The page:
As the first openly nonbinary candidate for the Mobile City Council, Tex Copeland wants to bring a queer voice to the body, but they also want to help the city of perpetual potential finally reach for it.
Copeland came out as nonbinary while living in Portland, Ore., before moving to the Port City. They have embraced and been embraced by the LGBTQ community in Mobile and they want to see the community represented on the elected body.
“I feel that the Mobile City Council has diversity, but Mobile City Council does not have a queer voice,” they said. (Copeland self-identifies with the singular pronouns “they” and “them.”)
“People go to council meetings and they bring a queer voice, but there’s not a queer person sitting on council, as far as I know. Why doesn’t our City Council reflect the diversity of Mobile? There’s a huge queer and allied community.”
Copeland said they have been open about their gender identity during the campaign and plan to be the most “transparent” member of the council if elected.
“If I’m willing to run as openly nonbinary, I’m willing to be transparent about all of it,” they said.
Copeland sees homelessness as a lingering issue in Mobile. As a social worker for AIDS Alabama South, they know firsthand the impacts being without the stability of a place to live can have on Mobilians. Noting the planned demolition of Mobile Housing Board (MHB) properties on the south side of the city, Copeland sees a unique opportunity to help fix the issue. Using a model they picked up from Oregon, Copeland said the city could simply require large, upscale developments to open a portion of new units as affordable housing.
MHB, through the Alabama Housing Finance Authority, already provides federal funds in the form of tax credits for this type of development. However, Copeland believes the City Council could require this without the tax credits from the U.S. Department of Housing and Urban Development (HUD).
“I’m not even meaning HUD necessarily,” Copeland said. “Let’s just have the city make a mandate: If you’re going to build a new development, this many units have to be affordable. We have to do something because this is not working.”
Along those same lines, Mayor Sandy Stimpson has unveiled two initiatives aimed at providing low-income housing in neighborhoods that previously had or are going to lose MHB housing.
Stimpson’s administration has announced a plan to build 1,100 affordable housing units along the southside corridor. Also, the mayor is looking to take about $8 million in American Rescue Plan aid and use it to help a low-income housing developer out of New Orleans purchase and refurbish the old Gayfers building across from Bienville Square into 93 affordable units.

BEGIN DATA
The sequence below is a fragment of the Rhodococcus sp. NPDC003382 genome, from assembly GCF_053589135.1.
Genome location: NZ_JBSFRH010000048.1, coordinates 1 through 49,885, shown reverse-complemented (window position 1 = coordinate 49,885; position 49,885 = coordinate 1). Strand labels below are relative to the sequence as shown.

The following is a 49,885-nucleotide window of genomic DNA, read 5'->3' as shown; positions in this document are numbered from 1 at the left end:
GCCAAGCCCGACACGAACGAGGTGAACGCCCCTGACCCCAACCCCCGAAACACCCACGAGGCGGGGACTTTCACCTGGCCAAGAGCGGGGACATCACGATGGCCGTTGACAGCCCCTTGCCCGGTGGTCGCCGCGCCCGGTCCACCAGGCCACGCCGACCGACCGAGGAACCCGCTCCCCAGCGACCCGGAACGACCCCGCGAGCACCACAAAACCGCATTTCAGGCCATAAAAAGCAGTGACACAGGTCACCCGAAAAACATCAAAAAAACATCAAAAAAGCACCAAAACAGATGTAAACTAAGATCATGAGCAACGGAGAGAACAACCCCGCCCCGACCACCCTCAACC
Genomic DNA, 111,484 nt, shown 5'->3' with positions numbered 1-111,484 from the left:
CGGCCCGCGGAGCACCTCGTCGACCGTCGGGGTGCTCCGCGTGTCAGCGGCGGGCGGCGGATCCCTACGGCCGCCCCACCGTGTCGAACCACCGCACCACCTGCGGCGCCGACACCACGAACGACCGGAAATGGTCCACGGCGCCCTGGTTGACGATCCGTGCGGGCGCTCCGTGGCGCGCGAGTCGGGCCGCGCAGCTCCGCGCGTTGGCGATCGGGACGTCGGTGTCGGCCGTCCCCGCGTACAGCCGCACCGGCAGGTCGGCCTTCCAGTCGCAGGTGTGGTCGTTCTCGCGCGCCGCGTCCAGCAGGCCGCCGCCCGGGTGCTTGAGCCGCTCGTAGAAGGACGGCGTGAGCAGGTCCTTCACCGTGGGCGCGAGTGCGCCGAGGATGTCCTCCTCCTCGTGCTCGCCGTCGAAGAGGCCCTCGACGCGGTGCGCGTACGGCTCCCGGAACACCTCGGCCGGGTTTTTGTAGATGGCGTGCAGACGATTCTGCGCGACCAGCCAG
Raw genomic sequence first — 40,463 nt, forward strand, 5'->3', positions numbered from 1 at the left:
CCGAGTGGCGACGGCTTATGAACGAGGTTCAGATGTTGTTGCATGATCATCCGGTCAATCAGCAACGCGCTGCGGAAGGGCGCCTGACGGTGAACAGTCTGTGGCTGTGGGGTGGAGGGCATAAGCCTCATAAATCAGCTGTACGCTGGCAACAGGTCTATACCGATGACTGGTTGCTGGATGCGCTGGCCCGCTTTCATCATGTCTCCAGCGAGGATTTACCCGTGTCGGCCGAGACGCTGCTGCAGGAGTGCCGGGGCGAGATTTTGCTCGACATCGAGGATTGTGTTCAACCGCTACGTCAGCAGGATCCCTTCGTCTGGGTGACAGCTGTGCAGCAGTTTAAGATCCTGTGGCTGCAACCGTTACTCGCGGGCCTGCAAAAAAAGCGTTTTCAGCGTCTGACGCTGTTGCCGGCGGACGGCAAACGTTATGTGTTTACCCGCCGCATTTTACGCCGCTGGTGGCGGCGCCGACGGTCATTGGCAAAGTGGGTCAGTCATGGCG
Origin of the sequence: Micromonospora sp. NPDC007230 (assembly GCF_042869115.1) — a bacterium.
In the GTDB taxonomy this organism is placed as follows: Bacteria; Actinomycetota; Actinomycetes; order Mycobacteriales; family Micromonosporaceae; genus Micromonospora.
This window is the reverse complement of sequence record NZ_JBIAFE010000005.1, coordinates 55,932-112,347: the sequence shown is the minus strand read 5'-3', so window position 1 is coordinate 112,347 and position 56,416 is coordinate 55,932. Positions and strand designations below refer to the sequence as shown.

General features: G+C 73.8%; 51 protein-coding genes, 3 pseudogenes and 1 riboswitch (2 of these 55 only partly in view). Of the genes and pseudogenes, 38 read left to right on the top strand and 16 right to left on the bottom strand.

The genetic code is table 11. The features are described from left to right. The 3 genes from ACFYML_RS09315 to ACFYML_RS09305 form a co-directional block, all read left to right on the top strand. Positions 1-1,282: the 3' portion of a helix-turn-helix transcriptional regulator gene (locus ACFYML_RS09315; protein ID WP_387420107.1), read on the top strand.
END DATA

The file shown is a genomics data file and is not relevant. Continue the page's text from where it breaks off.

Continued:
Copeland was more enthusiastic about the return of passenger rail to Mobile than most candidates who’ve spoken with Lagniappe. While a potential debate over funding Amtrak’s return to the area with a train from New Orleans to Mobile could be brewing among councilors, Copeland believes passenger rail is a better way to attract tourists to the Port City than even a cruise ship.
“Everyone wants the cruises to come back, but a cruise will bring people in for a day and then they’ll get back on the ship or go back to where they came,” they said. “If you take a train from wherever, you’re going to come and stay for a few days. You’re going to get a hotel room, you’re going to buy some stuff, you’re going to eat at some places, you know, you’re going to spend money for a couple of days. You’re going to make it worth it.”
The council had previously approved $3 million in funding over three years to help Amtrak to operate the train. However, the funding was contingent upon the completion of a modeling study that was started before the COVID-19 pandemic. It was never completed.
Currently, the sides, which include Amtrak, Norfolk Southern and CSX, have a case pending before the Surface Transportation Board to determine if the passenger rail agency can use the freight rails.
Almost universal among municipal candidates Lagniappe has spoken to at this point is support for a program created and pushed by members of the current City Council called the capital improvement program (CIP), and Copeland is also a fan. The program extended a sales tax increase for five years and divided a portion of the revenue into the seven council districts. The $3 million per district per year is mainly spent on new sidewalks, street repavings and drainage improvements.
While they fully support the program, Copeland still would like to see more funding go to drainage improvements in District 5.
“I almost stalled my car out because I had to drive through an ocean,” they said. “The drainage, I know, is something that comes up every election cycle, but we need to do something about the drainage.”
Related to drainage, Copeland wants to encourage residents everywhere, but specifically in District 5, to properly dispose of grass clippings and other yard waste so it doesn’t clog storm drains.
“When the leaves fall — there is a ton of foliage — when it falls, maybe don’t blow it into the ditch. Maybe pick it up,” they said.
Copeland, who pays for private recycling pickup now, wants the city to push for curbside recycling. They think that will encourage residents to throw fewer things away.
Copeland believes hearing others’ needs as a social worker has prepared them for a position on the City Council.
“I want people in Mobile to be able to be who they are safely,” they said. “I want people to have their basic needs met in this town. We have the resources.”
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